I am very lucky and my children are also very privileged because I, and they, have known and had amazing relationships with all of my grandparents. The children are doubly privileged in that they also know / knew their great-grandmothers on their dads side too. Erin didn’t know my nan and Lee’s nan on a very personal level as Erin was young when they passed away but we still have two great grandmothers and two great grand-dads among us who are seen regularly and much loved.
I think my children benefit enormously from these relationships and they have learnt so much from them. Take my grand-dads, one was in the second world war as a soldier and one was an evacuee. The children and especially Dylan have enjoyed learning our family history through them and hearing about their experiences. It saddens me that these stories will soon not be told first hand as this generation are our ageing population.
At the moment we hear lots of stories especially from my evacuee grand-dad who was diagnosed with Alzheimer’s last year. This diagnosis was expected and in many ways was a relief that we now had a name for why popa was repeating himself and asking the same questions. Being diagnosed has meant that I can explain to the children a little of what is happening to Popa. Prior to diagnosis there were lost bank books that he worried about, forgotton pin numbers when paying for meals that we had just eaten and asking the same question time and time again when having Sunday Lunch with the family. Dates slipped from memory but then sometimes they were there with clarity. Take the time mum took him to a music concert and another man spotted Popa, called him by his christian name and struck up conversation. Popa clearly knew this man and spoke to him at length. A short while later dad asked who it was as we did not know the man. Popa could not recall having a conversation or meeting anyone despite my parents seeing him in animated conversation with this man and a conversation in which my grandad took an active part.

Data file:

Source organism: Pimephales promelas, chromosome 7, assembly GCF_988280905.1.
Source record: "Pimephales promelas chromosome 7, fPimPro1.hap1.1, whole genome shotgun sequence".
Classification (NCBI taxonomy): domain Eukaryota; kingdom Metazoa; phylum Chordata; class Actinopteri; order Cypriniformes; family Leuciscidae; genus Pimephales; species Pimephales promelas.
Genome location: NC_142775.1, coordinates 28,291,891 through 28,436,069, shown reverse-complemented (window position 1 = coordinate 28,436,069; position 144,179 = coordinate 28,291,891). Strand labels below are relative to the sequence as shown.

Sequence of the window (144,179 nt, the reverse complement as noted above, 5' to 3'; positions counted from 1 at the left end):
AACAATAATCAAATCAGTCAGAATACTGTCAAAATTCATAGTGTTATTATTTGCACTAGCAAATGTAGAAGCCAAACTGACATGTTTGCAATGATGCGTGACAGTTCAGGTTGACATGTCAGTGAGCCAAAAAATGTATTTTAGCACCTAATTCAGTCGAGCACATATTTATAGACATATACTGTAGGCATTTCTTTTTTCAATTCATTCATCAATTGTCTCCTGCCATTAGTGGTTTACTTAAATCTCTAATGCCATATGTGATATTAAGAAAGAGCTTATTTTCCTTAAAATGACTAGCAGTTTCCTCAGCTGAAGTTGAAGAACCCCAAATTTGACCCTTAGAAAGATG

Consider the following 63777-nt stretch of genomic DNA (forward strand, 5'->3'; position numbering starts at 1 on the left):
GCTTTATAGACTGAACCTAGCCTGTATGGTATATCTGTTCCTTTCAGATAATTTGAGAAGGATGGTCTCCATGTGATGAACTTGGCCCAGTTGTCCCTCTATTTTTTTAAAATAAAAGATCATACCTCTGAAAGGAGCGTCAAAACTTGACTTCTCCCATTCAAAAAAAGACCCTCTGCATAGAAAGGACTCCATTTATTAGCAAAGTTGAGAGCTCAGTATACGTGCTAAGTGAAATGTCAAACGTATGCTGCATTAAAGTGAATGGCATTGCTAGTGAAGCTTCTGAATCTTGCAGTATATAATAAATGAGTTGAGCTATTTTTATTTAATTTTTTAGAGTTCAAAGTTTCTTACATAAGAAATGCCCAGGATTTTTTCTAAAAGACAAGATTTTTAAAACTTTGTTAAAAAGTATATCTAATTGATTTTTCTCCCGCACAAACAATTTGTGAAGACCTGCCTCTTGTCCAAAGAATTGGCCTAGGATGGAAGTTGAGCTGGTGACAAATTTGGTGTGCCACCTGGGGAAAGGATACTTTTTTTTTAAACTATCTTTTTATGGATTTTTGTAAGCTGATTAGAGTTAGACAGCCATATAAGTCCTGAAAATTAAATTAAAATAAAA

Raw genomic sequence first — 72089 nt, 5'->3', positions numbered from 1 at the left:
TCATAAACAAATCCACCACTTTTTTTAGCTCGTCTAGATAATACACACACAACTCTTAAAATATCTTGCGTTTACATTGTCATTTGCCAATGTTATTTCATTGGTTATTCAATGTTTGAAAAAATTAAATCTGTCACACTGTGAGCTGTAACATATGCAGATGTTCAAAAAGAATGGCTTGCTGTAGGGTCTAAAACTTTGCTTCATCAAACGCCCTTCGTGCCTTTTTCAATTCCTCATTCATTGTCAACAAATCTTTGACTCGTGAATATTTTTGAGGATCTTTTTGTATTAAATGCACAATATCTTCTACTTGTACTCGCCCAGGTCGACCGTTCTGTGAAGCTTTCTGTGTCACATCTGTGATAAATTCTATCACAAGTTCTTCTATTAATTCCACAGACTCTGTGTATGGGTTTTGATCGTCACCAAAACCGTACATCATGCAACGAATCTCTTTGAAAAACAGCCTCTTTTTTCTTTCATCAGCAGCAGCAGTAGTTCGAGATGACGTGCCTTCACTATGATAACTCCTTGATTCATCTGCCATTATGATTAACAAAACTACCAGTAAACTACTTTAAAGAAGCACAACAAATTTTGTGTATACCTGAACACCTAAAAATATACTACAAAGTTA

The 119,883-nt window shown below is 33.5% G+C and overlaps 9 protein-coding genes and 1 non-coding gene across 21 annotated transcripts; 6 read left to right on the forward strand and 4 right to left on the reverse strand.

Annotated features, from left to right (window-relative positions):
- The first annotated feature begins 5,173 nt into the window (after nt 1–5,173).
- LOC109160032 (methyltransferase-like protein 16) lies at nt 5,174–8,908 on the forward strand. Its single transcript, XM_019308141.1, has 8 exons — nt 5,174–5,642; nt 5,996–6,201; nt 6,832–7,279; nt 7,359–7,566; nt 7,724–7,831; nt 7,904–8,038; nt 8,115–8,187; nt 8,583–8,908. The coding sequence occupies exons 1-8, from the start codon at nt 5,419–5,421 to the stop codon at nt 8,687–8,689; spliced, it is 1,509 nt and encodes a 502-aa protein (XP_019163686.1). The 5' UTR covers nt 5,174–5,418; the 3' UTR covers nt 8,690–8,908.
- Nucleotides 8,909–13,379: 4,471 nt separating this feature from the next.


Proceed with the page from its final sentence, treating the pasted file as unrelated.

However there was the occasion when popa went to the bank twice in a day, worried, confused and upset fearing he had lost some documents. Despite reassurance he worried until my mum was able to sort it all out. There have also been some confused phonecalls and one time when mum and dad found him trying to change a wheel on his car (which was being sold but stored at his home). The children have seen this change in Popa and have handled it really well. They simply reply to his often repeated question as though it was the first time they have been asked. For us the situation is currently not too bad. Medication has lifted some of the fog and Popa is jovial and happy. Popa currently forgets things that have very recently happened and small conversations. History and thankfully all of us (the family) are still very much in reach. He adores the children like he always has.
In time I can imagine the children will have more questions especially if he further deteriorates and forgets their names or their shared history. To prepare for this I have become a dementia friend who have so much advice on their site and will help me to find the right words. Just as important are these free alzheimers resources that have been especially made with schools in mind. The resources will help schools and teachers to explain dementia and guide children through the experience. I am sure we will turn to these if needed.
At the moment I just remember how lucky I am to have had my grandparents as such amazing role models in my life throughout all of my childhood and much of my adulthood. I have said goodbye to one nanny, but at 38 still have three and I know beyond doubt that my life has been blessed with them in it and for that I can always smile through any future heartbreak.
I urge you to connect with dementia friends and remember just what that generation did for us and now let us find the right words and support to keep them well looked after.
Disclosure: I’m working with BritMums and Public Health England alongside the #BritMumsDementiaFriends campaign. I have been compensated for my time. All editorial and opinions are my own. Visit the Dementia Friends site http://bit.ly/1wglQD4 for more information and resources about coping with dementia among family and friends.